Dr John Jagt, staff member of the Natuurhistorisch Museum Maastricht (a municipal museum) since January 1991, considers himself to be something of an anachronism – a truly nineteenth-century natural scientist living in the twenty-first! Following his PhD defence (entitled “Late Cretaceous-Early Palaeogene echinoderms and the K/T boundary in the southeast Netherlands and northeast Belgium”) at the Vrije Universiteit Amsterdam in May 2000, he became curator of Cretaceous palaeontology, with the type Maastrichtian in his own backyard, so to speak. The dissertation was published, in six parts, in the journal Scripta Geologica (Leiden), totalling 832 pages. In it, numerous new genera and species of crinoids, echinoids, ophiuroids and asteroids were erected, and a final chapter considered the impact of the Cretaceous-Paleogene (K/Pg) boundary perturbations on these assemblages.
From the mid-1980s, John has co-operated closely with Dr René Fraaije (Oertijdmuseum, Boxtel), and this has resulted in numerous scientific papers in peer-reviewed journals. At a later moment, Barry van Bakel joined the ranks, and the output of our ‘triumvirate’ nearly tripled – lots of new material is now being written up, including many an eye opener …
Being a member of the afdeling Limburg of the Nederlandse Geologische Vereniging, John has always worked closely together with private collectors (from all walks of life and ages), who consider the Maastricht museum to be their ‘second home’. They take pride in collecting, preparing and photographing Late Cretaceous fossils in the wider vicinity of Maastricht, and do not mind to part with their material should this prove to involve undescribed species. Many of these collectors already have new taxa (genera, species) named after them, or have co-authored scientific papers. The museum collections of both invertebrates and vertebrates from the type area of the Maastrichtian Stage have grown steadily ever since and the end is not yet in sight – fortunately!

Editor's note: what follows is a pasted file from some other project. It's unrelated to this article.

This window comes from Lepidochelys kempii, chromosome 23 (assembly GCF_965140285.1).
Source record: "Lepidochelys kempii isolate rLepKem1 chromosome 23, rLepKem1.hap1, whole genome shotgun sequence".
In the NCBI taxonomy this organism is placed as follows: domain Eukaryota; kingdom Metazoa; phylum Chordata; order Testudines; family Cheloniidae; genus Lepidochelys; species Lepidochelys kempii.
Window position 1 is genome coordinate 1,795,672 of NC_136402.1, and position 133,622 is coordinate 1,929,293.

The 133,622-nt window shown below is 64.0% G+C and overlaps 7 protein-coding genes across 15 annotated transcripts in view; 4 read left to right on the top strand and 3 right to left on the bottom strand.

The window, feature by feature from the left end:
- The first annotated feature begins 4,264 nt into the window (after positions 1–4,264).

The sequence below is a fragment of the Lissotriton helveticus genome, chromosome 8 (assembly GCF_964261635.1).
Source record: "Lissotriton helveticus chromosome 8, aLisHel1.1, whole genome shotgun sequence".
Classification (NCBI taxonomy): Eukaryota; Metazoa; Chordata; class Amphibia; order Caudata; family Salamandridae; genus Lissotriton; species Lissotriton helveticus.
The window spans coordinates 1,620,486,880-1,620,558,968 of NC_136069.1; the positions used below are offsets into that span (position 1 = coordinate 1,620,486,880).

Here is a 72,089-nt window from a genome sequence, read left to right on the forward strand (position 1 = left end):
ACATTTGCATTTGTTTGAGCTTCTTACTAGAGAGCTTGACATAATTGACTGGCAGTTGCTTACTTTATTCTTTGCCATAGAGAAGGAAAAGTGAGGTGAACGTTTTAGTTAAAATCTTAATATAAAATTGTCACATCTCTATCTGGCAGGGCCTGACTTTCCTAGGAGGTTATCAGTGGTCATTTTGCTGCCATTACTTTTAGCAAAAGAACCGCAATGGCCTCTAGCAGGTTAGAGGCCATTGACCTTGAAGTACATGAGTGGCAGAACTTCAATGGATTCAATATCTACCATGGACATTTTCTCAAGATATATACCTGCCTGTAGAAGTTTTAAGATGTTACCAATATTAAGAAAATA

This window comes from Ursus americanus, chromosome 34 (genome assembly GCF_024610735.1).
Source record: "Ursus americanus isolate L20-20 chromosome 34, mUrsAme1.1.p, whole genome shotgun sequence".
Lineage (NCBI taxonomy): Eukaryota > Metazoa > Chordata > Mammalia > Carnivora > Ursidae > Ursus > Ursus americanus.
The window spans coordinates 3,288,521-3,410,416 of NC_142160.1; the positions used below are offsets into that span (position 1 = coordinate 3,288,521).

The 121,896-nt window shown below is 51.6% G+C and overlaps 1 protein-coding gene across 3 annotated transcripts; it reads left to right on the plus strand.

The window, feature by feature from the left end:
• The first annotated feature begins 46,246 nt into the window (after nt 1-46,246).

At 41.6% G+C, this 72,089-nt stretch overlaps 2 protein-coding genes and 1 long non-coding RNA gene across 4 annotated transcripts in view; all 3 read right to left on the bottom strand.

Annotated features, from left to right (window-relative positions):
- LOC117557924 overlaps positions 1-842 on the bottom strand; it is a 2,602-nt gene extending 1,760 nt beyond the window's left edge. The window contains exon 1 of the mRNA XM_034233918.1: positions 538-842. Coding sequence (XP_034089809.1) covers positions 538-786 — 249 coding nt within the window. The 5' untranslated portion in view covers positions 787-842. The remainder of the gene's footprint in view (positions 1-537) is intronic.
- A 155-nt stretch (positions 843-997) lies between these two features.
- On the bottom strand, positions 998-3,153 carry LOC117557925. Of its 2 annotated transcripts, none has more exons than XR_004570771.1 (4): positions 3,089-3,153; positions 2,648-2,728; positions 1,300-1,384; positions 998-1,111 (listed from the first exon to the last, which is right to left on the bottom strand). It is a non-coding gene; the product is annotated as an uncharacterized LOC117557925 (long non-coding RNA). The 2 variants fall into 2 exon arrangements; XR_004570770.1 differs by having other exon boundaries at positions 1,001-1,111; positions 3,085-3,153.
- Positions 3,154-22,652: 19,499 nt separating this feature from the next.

Over the years, either by himself or with co-workers, John has described 58 new genera (mostly echinoderms and decapod crustaceans, but also a new mammal) and nearly 200 new species, as well as four families, one superfamily and two subfamilies. In all, and inclusive of book reviews, abstracts for workshops and symposia, comments and other texts in the ‘grey literature’, he has authored in excess of 800 papers. In addition, his peers have named 16 species and one family in his honour.
Standing on the shoulders of such illustrious 19th century collectors as Joseph (de) Bosquet, Johannes-Theodorus Binkhorst van den Binkhorst and Casimir Ubaghs, and with the benefit of having worked closely together with the late Werner M. Felder and his brother Sjeuf Felder, John has been able to ‘eat it all’ …. With a keen interest in all kinds of macrofossils, ranging from brachiopods to bivalves, and from gastropods to crabs and lobsters and ichnofossils, and a willingness to share his observations with both his peers and the public at large, this has now led to a huge data set. During the coming years, this will – at least in part – be published in the journal Staringia, issued by the Nederlandse Geologische Vereniging.
With honorary curator Dr Eric Mulder, John has also entered into close co-operation with Maastricht University (Science Programme) and RWTH (Aachen), providing lectures at the museum, doing fieldwork with students and in overseeing and grading collection-based projects in small groups of students. There are also ties with universities in Poland, Russia (through his wife and fellow palaeontologist, Dr hab. Elena Yazykova), Germany, the Czech Republic, Slovakia and Portugal, leading to multi-authored contributions and fieldwork in those countries on a regular basis.
John has been an Assistant Editor of Cretaceous Research for many years, and a member of the editorial team of various international palaeontological journals, such as Palaeontology and Special Papers in Palaeontology and Acta Geologica Polonica.